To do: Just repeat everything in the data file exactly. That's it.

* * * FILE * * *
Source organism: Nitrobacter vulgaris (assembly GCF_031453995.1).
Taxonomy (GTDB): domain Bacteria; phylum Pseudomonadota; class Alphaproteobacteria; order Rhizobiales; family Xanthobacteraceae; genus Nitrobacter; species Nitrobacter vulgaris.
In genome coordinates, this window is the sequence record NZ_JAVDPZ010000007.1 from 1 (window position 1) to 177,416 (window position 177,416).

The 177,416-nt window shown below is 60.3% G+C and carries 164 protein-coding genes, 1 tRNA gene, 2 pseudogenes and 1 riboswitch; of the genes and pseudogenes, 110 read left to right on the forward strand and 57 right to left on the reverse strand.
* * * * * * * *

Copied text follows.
Source organism: Nitrobacter vulgaris (assembly GCF_031453995.1).
Taxonomy (GTDB): domain Bacteria; phylum Pseudomonadota; class Alphaproteobacteria; order Rhizobiales; family Xanthobacteraceae; genus Nitrobacter; species Nitrobacter vulgaris.
In genome coordinates, this window is the sequence record NZ_JAVDPZ010000007.1 from 1 (window position 1) to 177,416 (window position 177,416).

The 177,416-nt window shown below is 60.3% G+C and carries 164 protein-coding genes, 1 tRNA gene, 2 pseudogenes and 1 riboswitch; of the genes and pseudogenes, 110 read left to right on the forward strand and 57 right to left on the reverse strand.